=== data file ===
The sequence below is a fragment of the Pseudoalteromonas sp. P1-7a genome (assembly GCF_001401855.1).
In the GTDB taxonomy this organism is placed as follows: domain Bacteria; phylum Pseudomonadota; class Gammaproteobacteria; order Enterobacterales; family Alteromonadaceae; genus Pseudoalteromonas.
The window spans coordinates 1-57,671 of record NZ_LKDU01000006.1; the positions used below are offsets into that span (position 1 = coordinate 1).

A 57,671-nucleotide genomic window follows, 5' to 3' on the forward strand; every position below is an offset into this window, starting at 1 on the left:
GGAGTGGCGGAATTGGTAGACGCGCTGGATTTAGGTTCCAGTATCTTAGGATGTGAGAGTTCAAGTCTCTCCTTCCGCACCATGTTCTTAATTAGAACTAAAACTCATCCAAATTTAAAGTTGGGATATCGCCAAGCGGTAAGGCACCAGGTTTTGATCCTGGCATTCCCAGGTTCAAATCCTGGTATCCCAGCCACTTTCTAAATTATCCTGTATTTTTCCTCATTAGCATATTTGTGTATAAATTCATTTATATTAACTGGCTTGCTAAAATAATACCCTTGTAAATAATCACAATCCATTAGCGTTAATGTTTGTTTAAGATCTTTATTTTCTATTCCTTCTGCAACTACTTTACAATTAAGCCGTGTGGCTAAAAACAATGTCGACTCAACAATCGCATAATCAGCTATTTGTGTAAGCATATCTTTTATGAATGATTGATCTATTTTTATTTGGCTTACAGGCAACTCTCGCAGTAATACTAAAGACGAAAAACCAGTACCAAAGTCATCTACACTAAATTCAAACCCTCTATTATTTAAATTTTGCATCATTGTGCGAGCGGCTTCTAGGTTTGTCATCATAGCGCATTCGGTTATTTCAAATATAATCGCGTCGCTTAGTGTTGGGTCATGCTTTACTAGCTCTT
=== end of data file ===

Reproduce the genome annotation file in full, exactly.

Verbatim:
The sequence below is a fragment of the Pseudoalteromonas sp. P1-7a genome (assembly GCF_001401855.1).
In the GTDB taxonomy this organism is placed as follows: domain Bacteria; phylum Pseudomonadota; class Gammaproteobacteria; order Enterobacterales; family Alteromonadaceae; genus Pseudoalteromonas.
The window spans coordinates 1-57,671 of record NZ_LKDU01000006.1; the positions used below are offsets into that span (position 1 = coordinate 1).

A 57,671-nucleotide genomic window follows, 5' to 3' on the forward strand; every position below is an offset into this window, starting at 1 on the left:
GGAGTGGCGGAATTGGTAGACGCGCTGGATTTAGGTTCCAGTATCTTAGGATGTGAGAGTTCAAGTCTCTCCTTCCGCACCATGTTCTTAATTAGAACTAAAACTCATCCAAATTTAAAGTTGGGATATCGCCAAGCGGTAAGGCACCAGGTTTTGATCCTGGCATTCCCAGGTTCAAATCCTGGTATCCCAGCCACTTTCTAAATTATCCTGTATTTTTCCTCATTAGCATATTTGTGTATAAATTCATTTATATTAACTGGCTTGCTAAAATAATACCCTTGTAAATAATCACAATCCATTAGCGTTAATGTTTGTTTAAGATCTTTATTTTCTATTCCTTCTGCAACTACTTTACAATTAAGCCGTGTGGCTAAAAACAATGTCGACTCAACAATCGCATAATCAGCTATTTGTGTAAGCATATCTTTTATGAATGATTGATCTATTTTTATTTGGCTTACAGGCAACTCTCGCAGTAATACTAAAGACGAAAAACCAGTACCAAAGTCATCTACACTAAATTCAAACCCTCTATTATTTAAATTTTGCATCATTGTGCGAGCGGCTTCTAGGTTTGTCATCATAGCGCATTCGGTTATTTCAAATATAATCGCGTCGCTTAGTGTTGGGTCATGCTTTACTAGCTCTT